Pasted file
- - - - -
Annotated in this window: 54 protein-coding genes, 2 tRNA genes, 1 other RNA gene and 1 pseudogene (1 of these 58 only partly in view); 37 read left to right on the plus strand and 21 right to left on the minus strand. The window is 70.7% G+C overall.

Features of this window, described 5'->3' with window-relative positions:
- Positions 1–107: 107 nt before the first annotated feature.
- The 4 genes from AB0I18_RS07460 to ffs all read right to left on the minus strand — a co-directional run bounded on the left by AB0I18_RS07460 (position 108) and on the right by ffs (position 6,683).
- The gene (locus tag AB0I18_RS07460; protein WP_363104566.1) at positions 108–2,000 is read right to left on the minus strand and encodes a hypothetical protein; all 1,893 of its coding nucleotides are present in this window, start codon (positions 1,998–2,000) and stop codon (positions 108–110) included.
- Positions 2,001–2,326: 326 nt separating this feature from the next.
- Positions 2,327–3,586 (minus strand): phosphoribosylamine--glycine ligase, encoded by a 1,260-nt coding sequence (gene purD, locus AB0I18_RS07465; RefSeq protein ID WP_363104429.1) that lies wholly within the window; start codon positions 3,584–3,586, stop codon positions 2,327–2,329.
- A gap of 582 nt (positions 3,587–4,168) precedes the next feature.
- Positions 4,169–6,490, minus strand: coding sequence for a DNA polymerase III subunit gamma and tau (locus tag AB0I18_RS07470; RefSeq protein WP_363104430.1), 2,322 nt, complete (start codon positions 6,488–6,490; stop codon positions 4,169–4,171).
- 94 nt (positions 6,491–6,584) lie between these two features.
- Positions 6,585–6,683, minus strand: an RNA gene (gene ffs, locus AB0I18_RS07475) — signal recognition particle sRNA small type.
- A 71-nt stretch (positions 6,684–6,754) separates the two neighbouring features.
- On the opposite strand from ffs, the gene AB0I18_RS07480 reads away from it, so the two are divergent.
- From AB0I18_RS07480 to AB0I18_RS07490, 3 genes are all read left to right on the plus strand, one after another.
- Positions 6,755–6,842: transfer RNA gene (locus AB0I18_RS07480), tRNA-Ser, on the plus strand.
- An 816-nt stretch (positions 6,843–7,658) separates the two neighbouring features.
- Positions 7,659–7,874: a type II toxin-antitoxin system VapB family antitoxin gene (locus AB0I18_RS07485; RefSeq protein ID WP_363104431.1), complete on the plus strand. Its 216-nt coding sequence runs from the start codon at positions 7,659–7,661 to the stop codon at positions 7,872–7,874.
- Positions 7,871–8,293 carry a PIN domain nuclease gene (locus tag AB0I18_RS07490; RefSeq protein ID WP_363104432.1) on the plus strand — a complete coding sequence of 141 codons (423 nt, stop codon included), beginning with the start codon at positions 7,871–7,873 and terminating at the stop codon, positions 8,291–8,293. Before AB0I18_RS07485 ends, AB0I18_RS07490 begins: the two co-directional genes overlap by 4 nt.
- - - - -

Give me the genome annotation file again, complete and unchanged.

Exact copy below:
Annotated in this window: 54 protein-coding genes, 2 tRNA genes, 1 other RNA gene and 1 pseudogene (1 of these 58 only partly in view); 37 read left to right on the plus strand and 21 right to left on the minus strand. The window is 70.7% G+C overall.

Features of this window, described 5'->3' with window-relative positions:
- Positions 1–107: 107 nt before the first annotated feature.
- The 4 genes from AB0I18_RS07460 to ffs all read right to left on the minus strand — a co-directional run bounded on the left by AB0I18_RS07460 (position 108) and on the right by ffs (position 6,683).
- The gene (locus tag AB0I18_RS07460; protein WP_363104566.1) at positions 108–2,000 is read right to left on the minus strand and encodes a hypothetical protein; all 1,893 of its coding nucleotides are present in this window, start codon (positions 1,998–2,000) and stop codon (positions 108–110) included.
- Positions 2,001–2,326: 326 nt separating this feature from the next.
- Positions 2,327–3,586 (minus strand): phosphoribosylamine--glycine ligase, encoded by a 1,260-nt coding sequence (gene purD, locus AB0I18_RS07465; RefSeq protein ID WP_363104429.1) that lies wholly within the window; start codon positions 3,584–3,586, stop codon positions 2,327–2,329.
- A gap of 582 nt (positions 3,587–4,168) precedes the next feature.
- Positions 4,169–6,490, minus strand: coding sequence for a DNA polymerase III subunit gamma and tau (locus tag AB0I18_RS07470; RefSeq protein WP_363104430.1), 2,322 nt, complete (start codon positions 6,488–6,490; stop codon positions 4,169–4,171).
- 94 nt (positions 6,491–6,584) lie between these two features.
- Positions 6,585–6,683, minus strand: an RNA gene (gene ffs, locus AB0I18_RS07475) — signal recognition particle sRNA small type.
- A 71-nt stretch (positions 6,684–6,754) separates the two neighbouring features.
- On the opposite strand from ffs, the gene AB0I18_RS07480 reads away from it, so the two are divergent.
- From AB0I18_RS07480 to AB0I18_RS07490, 3 genes are all read left to right on the plus strand, one after another.
- Positions 6,755–6,842: transfer RNA gene (locus AB0I18_RS07480), tRNA-Ser, on the plus strand.
- An 816-nt stretch (positions 6,843–7,658) separates the two neighbouring features.
- Positions 7,659–7,874: a type II toxin-antitoxin system VapB family antitoxin gene (locus AB0I18_RS07485; RefSeq protein ID WP_363104431.1), complete on the plus strand. Its 216-nt coding sequence runs from the start codon at positions 7,659–7,661 to the stop codon at positions 7,872–7,874.
- Positions 7,871–8,293 carry a PIN domain nuclease gene (locus tag AB0I18_RS07490; RefSeq protein ID WP_363104432.1) on the plus strand — a complete coding sequence of 141 codons (423 nt, stop codon included), beginning with the start codon at positions 7,871–7,873 and terminating at the stop codon, positions 8,291–8,293. Before AB0I18_RS07485 ends, AB0I18_RS07490 begins: the two co-directional genes overlap by 4 nt.